The other thing about Corey that always stood out was his inquisitiveness; he asked a lot of questions and was always curious. Perhaps this is the reason he wandered away from me, not once, but on two occasions. Neither of our other boys did anything like that, but Corey did it twice and scared me to death on both times!
The first time Critter, (his nickname), wandered away was totally at my error and I still shudder when I think back on what could have happened. I had taken him and Mitchell to a ball field behind an elementary school. The field was bordered by 4 streets. None of the streets were ever terribly busy, but that is no excuse for my taking my eye off of him while I was pitching baseballs to Mitch. At almost the exact instance I realized Corey was missing, I heard a lady calling out – yoo-hoo, does this little guy belong to you? Man, I felt like an idiot. He couldn’t have been perhaps 5 years old. He could have stepped out into the street in front of a moving vehicle and not have been as lucky as I was (link)….thankfully he was more lucky!
The second time Corey’s curious nature caused him to wander was once again related to baseball. Mitchell was playing Little League in Hamilton. He was 11 years old, Corey 6. We were at one of the rear ball fields furthest away from the front gate. I was seated on the top bench of a bleacher so that I could watch Mitch at the same time I was watching Corey playing in a sand pile a little ways behind the bleacher.
I noticed that Corey kept looking back over his shoulder in order to see me. I’d wave occasionally and he was having a great time – that is, until Daddy disappeared. You see, Mitchell had just taken a pitch to the thigh and was crying a bit so I immediately went down to check on him, forgetting about Corey. I couldn’t have been on the field but two minutes. When I returned, no Corey! The great thing about this park was that there was only a single way out so I immediately took off in a hurry for the front gate. If someone had gotten him, I felt I could beat them to the entrance since we were so far from it.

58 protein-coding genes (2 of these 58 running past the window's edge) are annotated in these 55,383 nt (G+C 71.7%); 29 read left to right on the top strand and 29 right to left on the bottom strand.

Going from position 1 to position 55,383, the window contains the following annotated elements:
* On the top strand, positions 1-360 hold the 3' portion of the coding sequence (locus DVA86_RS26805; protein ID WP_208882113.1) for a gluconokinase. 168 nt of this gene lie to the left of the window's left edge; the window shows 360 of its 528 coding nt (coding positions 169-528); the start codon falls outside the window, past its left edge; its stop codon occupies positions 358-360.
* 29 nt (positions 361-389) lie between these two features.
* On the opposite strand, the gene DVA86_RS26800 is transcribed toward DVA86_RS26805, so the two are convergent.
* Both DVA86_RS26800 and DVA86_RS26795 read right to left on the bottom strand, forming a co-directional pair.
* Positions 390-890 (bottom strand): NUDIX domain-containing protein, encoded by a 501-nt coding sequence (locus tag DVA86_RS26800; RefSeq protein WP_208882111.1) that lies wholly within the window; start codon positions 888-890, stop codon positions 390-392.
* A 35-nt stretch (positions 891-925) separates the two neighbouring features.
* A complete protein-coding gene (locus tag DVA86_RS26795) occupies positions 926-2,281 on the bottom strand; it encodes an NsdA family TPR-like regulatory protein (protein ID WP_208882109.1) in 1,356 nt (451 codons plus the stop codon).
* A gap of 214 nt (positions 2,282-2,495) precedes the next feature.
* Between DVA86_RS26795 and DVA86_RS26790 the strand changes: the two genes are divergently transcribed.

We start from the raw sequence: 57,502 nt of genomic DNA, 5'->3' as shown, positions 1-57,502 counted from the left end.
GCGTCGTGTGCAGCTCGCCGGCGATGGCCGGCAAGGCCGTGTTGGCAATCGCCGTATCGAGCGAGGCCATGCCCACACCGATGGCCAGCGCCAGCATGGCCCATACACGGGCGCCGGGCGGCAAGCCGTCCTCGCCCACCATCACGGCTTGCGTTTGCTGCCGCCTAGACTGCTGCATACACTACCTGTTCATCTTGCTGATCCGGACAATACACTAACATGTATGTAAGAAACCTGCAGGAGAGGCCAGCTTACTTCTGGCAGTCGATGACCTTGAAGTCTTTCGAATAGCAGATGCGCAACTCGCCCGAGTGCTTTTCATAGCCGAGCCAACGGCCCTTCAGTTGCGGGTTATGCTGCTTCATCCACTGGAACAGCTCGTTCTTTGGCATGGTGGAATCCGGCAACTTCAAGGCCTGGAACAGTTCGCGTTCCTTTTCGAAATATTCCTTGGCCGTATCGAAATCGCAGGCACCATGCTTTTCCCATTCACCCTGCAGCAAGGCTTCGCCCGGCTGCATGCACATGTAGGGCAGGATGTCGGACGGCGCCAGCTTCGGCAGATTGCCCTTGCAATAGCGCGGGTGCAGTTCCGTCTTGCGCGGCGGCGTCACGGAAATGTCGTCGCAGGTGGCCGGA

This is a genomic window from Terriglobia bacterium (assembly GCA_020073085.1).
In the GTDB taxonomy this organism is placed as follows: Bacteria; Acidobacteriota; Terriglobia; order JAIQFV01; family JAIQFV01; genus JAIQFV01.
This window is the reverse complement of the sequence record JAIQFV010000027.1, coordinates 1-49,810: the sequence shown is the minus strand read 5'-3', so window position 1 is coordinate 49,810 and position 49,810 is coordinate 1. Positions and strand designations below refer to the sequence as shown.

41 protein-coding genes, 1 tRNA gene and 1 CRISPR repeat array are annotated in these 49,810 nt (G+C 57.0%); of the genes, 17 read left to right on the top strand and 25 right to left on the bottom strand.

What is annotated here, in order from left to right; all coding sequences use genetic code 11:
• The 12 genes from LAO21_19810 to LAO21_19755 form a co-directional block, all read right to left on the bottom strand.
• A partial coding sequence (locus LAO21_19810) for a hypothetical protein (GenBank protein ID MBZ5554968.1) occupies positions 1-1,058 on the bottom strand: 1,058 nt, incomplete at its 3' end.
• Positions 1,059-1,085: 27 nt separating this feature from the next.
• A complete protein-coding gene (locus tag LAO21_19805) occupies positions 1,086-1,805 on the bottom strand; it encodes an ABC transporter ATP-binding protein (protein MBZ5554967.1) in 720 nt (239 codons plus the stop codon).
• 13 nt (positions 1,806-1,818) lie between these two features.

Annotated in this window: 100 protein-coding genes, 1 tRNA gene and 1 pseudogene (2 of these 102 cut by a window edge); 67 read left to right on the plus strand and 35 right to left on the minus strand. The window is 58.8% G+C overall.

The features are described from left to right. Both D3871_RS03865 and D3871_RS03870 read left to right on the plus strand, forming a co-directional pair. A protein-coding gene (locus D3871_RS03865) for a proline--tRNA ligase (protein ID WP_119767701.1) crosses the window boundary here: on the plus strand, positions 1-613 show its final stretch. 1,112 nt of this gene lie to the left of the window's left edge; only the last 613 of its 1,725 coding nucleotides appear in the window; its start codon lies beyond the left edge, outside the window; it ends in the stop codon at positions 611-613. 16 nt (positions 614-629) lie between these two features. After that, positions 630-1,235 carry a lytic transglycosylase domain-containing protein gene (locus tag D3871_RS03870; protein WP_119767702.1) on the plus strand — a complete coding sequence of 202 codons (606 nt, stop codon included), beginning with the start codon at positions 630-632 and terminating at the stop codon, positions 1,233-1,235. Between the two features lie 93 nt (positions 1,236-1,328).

Luckily, I didn’t have to go all the way for as I was running up there, I saw ahead of me Corey holding hands with a lady who was looking for his daddy. Apparently, Corey saw I was gone and had logged in his mind the way out. I guess he thought he was headed out to the parking lot to join me. I learned my lesson – Corey was a wanderer and I would always need to keep a very close eye on him. I am trying, but it gets more and more difficult the older I become.
Corey is married now, has a family and has wandered 2,000 miles away from our home. He has wandered away from me yet again. In his short time as a husband he has already gotten to experience the joy of marital strife. It took my wife and I much longer but Corey’s always been a fast learner. He is, after all, a chemical engineer today so he must have some smarts. He doesn’t ask his daddy many questions today but that’s ok. He knows I’m always here for him. He may be almost 30 years old, but to me he’ll always be that little thumb sucking “Critter” happily sitting behind me in his child seat on my big green Schwinn, saying – I love you, Dad.
I love you too son.
This is one of my favorite moments caught on tape. Corey was laying on the ground watching tv and realized he was nabbed by the video recorder with his blankey. He also had chaps lips that summer. I love the moment he says ‘uh oh’, so cute.